ventional “Heil Hitler” to his let-
ter. A few days later he resigned
his appointment
Himmler'’s condolences came in
unusual form. And the content
was also unusual. Three day
after Rommel’s death he sent
officer to deliver a personal me
age to Frau Rommel
The message wa that he
Himmler, knew whole sto
that he was horrified, and that he
would never have had a hand i!
ich a thing
But Himmler, if, indeed, he had
no hand in it, at least knew that
Keitel and Jod!l (the generals at
Hitler's personal headquarters)
would never have dared to make
away with Rommel without their
master’s orders
Noi were there many
important killings about hict
Himmler himself wa cor
sulted
The responsibility for the ar
rangements may never be \
fixed Even in systematic i
Germany, orders for murder t
the ield-marshal level would
hardly be put on pape! Bu
Rom I’ family and frie
have no doubt who spoke _ the
perative word
The neral tool place or
October I wa elaboratt
affair
Like the gangsters of Chicag
Naz had a mortuary sens¢
ey did not stint the tray
of death and ere reat
of ceremonial



Treops Out

@ Hitler had ordered national
mourning, and Rommel was
buried with full military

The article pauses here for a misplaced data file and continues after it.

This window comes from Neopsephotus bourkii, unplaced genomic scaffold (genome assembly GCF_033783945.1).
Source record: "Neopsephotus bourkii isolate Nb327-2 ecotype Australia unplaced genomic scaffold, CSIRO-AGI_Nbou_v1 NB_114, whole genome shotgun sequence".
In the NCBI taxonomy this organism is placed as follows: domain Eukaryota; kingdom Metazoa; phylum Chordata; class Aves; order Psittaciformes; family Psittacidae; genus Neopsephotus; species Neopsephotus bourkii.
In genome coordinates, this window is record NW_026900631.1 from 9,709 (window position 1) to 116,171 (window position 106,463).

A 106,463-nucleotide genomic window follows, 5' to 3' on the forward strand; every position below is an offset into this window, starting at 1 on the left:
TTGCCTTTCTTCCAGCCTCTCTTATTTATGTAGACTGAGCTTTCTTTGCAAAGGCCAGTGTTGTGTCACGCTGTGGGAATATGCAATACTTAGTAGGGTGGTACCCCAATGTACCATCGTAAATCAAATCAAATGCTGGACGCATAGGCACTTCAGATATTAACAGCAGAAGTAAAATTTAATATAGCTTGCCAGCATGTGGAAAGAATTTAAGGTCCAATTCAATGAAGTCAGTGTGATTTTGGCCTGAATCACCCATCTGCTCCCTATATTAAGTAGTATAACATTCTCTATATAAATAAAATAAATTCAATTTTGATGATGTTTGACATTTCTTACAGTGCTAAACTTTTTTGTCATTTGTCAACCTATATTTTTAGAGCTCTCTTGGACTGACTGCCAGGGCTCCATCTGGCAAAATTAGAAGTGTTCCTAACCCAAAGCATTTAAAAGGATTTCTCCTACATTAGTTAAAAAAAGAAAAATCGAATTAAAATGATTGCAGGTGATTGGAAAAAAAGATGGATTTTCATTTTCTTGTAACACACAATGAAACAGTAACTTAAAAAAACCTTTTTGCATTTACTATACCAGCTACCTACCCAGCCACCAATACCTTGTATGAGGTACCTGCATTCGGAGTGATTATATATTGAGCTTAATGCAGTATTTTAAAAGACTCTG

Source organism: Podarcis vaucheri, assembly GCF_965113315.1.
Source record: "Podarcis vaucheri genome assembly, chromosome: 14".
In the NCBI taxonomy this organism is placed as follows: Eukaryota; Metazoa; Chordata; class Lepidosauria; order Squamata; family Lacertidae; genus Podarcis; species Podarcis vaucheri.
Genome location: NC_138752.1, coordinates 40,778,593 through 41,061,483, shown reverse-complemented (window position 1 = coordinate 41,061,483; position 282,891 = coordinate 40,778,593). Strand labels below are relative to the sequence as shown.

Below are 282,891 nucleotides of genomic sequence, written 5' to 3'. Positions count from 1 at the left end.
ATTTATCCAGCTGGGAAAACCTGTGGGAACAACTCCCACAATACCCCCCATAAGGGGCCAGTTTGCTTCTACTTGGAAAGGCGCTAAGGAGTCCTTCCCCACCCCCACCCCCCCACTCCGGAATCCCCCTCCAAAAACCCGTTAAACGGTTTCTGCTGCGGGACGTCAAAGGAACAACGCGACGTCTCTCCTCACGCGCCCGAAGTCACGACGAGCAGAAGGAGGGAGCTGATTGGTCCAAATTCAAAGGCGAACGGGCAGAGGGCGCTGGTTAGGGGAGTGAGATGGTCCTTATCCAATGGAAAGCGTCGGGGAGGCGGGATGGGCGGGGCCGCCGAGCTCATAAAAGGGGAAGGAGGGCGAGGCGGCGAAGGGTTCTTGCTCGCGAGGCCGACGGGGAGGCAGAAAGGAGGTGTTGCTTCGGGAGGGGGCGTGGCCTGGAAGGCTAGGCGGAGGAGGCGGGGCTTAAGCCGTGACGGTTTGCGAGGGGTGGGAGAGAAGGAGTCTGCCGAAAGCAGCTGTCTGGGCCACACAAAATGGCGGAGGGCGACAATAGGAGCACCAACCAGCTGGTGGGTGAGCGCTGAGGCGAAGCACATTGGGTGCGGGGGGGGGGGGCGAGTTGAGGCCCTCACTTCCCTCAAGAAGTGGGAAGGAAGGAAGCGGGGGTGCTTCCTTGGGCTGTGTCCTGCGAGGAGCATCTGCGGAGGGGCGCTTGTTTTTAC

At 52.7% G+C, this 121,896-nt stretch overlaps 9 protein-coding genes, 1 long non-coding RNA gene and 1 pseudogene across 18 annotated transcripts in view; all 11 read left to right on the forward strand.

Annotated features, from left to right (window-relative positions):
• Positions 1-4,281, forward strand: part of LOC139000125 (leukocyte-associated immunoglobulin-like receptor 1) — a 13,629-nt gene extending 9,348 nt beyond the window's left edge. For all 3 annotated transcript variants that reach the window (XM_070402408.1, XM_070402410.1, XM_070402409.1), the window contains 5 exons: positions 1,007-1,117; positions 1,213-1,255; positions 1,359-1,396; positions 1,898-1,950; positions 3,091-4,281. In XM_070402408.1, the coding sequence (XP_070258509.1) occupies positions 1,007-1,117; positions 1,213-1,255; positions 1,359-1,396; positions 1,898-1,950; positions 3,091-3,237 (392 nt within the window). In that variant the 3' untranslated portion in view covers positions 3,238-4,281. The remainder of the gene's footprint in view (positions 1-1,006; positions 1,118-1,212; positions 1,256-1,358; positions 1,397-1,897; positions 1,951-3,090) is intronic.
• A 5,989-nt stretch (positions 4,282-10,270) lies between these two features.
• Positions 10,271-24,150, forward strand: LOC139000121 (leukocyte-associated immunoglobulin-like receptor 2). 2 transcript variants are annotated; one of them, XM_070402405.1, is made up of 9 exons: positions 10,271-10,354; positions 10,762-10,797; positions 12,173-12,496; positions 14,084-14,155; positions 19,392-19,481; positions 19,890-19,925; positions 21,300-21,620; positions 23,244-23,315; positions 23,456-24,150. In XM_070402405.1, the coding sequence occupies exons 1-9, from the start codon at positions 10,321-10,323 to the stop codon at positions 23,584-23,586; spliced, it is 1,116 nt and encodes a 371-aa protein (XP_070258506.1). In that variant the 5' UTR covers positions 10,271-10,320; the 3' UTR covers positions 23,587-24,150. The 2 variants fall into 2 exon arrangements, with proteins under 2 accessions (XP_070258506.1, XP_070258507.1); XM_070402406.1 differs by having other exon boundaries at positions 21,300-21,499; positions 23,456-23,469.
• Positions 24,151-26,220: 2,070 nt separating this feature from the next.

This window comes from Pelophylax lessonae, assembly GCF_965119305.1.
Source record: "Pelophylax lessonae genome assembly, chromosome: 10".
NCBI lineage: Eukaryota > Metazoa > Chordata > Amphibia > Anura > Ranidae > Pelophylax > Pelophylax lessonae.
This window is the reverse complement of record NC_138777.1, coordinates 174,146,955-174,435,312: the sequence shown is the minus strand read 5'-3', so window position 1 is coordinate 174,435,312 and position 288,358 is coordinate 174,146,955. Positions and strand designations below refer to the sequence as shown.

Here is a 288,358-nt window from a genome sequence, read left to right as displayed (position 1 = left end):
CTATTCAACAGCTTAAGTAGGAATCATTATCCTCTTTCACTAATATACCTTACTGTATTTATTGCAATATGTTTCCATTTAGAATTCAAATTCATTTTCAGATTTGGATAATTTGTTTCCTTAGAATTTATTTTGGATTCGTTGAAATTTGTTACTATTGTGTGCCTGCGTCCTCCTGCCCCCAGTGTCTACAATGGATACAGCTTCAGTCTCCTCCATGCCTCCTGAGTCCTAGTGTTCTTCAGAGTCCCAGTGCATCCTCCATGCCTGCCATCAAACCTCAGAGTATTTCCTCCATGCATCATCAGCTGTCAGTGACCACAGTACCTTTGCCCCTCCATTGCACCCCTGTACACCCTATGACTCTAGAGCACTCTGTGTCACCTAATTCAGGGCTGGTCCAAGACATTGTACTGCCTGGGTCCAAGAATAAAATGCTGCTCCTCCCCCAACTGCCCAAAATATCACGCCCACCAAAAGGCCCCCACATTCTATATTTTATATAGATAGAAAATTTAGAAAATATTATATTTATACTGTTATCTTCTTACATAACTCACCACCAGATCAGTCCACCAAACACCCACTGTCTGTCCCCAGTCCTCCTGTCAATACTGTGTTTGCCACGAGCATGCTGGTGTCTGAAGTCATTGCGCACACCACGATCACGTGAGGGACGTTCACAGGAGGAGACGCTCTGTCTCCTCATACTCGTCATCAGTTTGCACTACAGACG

henours, All the troops in
the neighbourhood were turn-
ed out.

The coffin was carried from A CURIOUS fact in the music
the house covered with a huge © Great Britain to-day has not
swastika flag, while a guard in ‘eceivea enough comment
steel helmets and white gloves ge od helped by subsidies
presented arms. de) the healt sg Exchequer and

‘Thence it was taken to the \iion a a ates
town hall of Ulm. Here, in a amounts srhnted tn Se Bontingst
great vaulted chamber, Romme! jo symphony orchestras and opera
lay in state. is none the less proof of an in-

The outside of the building ne concern for the things of
had been hung with banners: the sind suti
Lo inside were crowned with Yet it is the fact that in several

gies, flags and laurels nportant instances a foreign con-